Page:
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Handful of Mid-Missouri schools offer driver’s education courses this summer


Student driver vehicles can be seen on the roadways in Mid-Missouri this summer as schools offer their summer driver's education courses.

In Columbia, Columbia Public Schools is again offering its driver's education course after a brief hiatus since the COVID-19 pandemic.

In an email, CPS spokesperson Michelle Baumstark said the course filled up quickly and is offering in-person driver's instruction at all three high schools. CPS worked with Columbia Honda to get the vehicles.

Baumstark said students receive both classroom and laboratory instruction while learning about traffic laws, alcohol and drug awareness, traffic interaction, safety awareness and reduced accident risk, among other things. She said the Department of Elementary and Secondary Education requires students to participate in 12 hours of car observation and six hours of behind-the-wheel driving practice.

In Jefferson City, Drivers Education Instructor Nathan Redcay said 42 students are currently enrolled in the summer driver's education course.

Redcay said the course starts in the classroom while students learn things like memorizing signs, symbols and gauges. The driving lessons then start in a large parking lot before students eventually work their way up to practicing highway driving and driving on rural county roads.

In Ashland, Southern Boone School District is also offering a driver's education course. A high school report for Tuesday's Board of Education meeting said 22 students are enrolled in the course, which is being instructed by Gerald Buescher.

A Southern Boone spokesperson did not respond for comment on Tuesday.

Outside of the summer semester, the Missouri Department of Elementary and Secondary Education said just over 30 school districts in Missouri offered driver's education during the 2023-2024 school year. In Mid-Missouri, this list included Jefferson City, Maries County, Morgan County and Osage County.

However, driver's education is not required by the Missouri Department of Elementary and Secondary Education. The Missouri Coalition for Roadway Safety says fewer courses are offered, making it difficult to prepare inexperienced drivers before they get behind the wheel.

MoDOT Highway Safety Program Administrator Scott Jones says proper training is extremely important before a teen gets behind the wheel.

"There's a certain number of hours that are required to get their license, but there's nothing to say that's all they need," Jones said.

MoDOT reports that in 2022, 40% of fatal crashes involving teen drivers in Missouri were due to speeding or driving too fast for conditions.

On top of this, 59% of teens killed in traffic crashes weren't wearing seat belts, and it's estimated that 22 teen lives could have been saved if they were buckled up.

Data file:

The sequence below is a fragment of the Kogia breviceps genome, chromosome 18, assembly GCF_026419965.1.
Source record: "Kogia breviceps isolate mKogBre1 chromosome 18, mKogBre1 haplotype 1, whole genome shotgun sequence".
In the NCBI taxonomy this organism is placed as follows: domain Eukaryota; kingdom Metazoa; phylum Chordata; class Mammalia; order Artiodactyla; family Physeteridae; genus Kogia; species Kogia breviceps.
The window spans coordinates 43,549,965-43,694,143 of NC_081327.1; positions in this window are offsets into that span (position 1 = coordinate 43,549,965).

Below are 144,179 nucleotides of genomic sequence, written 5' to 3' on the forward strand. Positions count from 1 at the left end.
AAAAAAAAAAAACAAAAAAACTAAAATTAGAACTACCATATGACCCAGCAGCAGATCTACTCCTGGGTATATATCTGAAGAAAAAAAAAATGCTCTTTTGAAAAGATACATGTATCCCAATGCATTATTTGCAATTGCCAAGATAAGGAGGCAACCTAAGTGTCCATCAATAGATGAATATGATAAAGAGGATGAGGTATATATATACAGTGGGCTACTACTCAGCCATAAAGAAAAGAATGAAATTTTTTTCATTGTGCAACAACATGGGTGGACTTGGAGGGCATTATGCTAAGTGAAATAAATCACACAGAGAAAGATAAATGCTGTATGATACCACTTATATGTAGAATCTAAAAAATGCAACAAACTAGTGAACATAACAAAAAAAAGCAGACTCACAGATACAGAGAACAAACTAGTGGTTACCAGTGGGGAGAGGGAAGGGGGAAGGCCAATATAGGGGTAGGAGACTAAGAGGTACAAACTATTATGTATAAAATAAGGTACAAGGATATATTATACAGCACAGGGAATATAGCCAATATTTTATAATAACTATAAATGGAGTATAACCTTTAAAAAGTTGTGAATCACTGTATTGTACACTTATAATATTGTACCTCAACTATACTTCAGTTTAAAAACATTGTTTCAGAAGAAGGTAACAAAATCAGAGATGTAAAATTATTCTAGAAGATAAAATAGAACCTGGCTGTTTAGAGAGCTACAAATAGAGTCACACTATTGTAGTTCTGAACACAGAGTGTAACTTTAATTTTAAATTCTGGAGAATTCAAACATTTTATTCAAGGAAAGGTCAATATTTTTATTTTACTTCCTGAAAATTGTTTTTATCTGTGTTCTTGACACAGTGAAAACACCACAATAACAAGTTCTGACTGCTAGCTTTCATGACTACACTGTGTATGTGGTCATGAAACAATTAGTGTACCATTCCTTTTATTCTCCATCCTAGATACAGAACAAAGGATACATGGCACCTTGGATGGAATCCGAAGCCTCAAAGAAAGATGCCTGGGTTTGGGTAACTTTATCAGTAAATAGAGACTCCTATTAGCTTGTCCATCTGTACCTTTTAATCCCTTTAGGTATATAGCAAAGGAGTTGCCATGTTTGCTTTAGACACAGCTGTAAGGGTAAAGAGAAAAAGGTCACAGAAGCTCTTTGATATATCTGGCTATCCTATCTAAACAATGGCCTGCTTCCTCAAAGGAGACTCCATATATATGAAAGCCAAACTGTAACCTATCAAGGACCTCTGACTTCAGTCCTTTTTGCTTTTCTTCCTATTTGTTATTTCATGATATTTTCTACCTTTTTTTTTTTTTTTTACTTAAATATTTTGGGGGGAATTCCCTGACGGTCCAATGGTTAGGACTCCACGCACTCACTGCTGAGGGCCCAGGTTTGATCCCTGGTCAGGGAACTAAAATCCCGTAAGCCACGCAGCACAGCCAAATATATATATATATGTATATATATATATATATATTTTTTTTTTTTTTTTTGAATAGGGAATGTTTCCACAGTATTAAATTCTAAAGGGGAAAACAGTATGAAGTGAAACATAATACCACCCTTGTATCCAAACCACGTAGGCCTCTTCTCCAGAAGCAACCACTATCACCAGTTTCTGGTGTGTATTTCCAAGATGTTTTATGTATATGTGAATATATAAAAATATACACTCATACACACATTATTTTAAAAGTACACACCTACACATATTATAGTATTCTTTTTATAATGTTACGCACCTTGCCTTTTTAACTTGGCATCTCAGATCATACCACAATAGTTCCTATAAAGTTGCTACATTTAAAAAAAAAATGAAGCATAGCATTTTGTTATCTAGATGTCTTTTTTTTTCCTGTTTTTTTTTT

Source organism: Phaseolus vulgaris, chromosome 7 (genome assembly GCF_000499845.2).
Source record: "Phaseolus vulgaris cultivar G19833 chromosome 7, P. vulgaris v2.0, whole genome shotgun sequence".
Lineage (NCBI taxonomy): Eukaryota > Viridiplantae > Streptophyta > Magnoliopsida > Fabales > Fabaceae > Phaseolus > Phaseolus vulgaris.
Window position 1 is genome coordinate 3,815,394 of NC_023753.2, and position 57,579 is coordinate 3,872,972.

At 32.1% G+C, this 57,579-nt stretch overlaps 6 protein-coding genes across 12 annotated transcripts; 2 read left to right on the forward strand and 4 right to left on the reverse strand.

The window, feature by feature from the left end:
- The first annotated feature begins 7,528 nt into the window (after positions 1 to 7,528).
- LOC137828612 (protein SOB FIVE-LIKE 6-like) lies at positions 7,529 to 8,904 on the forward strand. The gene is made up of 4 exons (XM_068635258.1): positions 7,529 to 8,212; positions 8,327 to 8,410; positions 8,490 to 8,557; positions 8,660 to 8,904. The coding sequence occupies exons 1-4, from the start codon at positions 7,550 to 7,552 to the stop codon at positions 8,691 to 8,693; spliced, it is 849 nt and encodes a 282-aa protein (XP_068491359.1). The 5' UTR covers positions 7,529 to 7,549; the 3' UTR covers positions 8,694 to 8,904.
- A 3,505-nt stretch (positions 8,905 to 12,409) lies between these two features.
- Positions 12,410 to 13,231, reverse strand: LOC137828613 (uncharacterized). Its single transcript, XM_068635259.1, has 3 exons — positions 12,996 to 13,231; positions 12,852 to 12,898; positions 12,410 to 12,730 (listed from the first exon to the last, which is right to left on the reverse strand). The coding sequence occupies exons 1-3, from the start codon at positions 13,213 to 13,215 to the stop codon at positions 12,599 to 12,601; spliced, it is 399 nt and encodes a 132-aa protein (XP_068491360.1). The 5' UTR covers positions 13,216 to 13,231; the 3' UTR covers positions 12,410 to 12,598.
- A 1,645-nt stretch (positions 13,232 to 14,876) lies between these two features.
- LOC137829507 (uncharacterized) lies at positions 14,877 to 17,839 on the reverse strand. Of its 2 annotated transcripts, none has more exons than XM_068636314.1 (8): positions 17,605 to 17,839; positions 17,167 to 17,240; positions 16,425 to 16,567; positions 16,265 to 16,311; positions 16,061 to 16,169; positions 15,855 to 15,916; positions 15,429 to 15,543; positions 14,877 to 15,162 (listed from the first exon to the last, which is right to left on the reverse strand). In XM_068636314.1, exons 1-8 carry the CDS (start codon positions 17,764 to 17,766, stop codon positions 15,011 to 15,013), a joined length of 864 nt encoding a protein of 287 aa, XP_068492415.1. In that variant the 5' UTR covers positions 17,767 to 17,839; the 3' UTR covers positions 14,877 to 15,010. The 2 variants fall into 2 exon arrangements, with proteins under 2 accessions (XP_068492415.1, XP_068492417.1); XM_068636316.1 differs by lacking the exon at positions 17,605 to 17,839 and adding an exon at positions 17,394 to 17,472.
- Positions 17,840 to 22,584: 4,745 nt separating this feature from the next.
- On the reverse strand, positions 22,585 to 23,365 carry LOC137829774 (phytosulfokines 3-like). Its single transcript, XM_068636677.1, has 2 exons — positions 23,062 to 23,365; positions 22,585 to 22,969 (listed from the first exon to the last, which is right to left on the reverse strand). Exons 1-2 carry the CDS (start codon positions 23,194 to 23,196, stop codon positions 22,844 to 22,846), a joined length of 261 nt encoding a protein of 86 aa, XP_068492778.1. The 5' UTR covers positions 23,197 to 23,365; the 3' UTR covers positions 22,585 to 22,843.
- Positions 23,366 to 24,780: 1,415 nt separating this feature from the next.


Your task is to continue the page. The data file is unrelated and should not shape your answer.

A study published by USA Today in April showed over 51% of Missourians failed their driver's license test between 2020-2023, making Missouri the state with the second-highest failing percentage in the U.S., only behind Indiana.

Jones said with few driver's education classes being offered, MoDOT is relying on driving schools or parents to teach teens how to drive.

"I think parents need to remember the best thing they can probably do for their student and child is to be a good role model," Jones said. "So, starting off with wearing a seatbelt, driving the speed limit, don't be distracted."

Meanwhile, driving instructor and owner of Your Turn 2 Drive, Kimberly Branson, said this has caused her business to increase over the last couple years.

"A lot of parents contact me stating that their high schools are no longer offering driver's education classes," Branson said.

Jones said driver's education is an expensive program to afford when it comes to insurance liability and providing a vehicle, which is likely why some districts don't offer the program. Others, like the Hallsville School District, have struggled to find a qualified instructor, according to spokesperson Kari Yeagy.

ABC 17 News has asked DESE for numbers relating to how driver's education courses have changed over previous years.

Branson said she has likely taught over 200 teenagers in her time as an instructor and believes if more people took driving education or driving classes, the roadways would be safer.

"When you're considering purchasing driving lessons for your student, realize you're investing in them, you're investing in their future, you're investing in their safety and you're helping keep America's roadways safe, as well," Branson said.

Branson said the mistake she most often sees from teenage drivers is distracted driving. Jones said he often sees teenagers not wear seat belts and try to race on the roadway.

Article Topic Follows: Columbia

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Morgan Buresh

Morgan is an evening anchor and reporter who came to ABC 17 News in April 2023.


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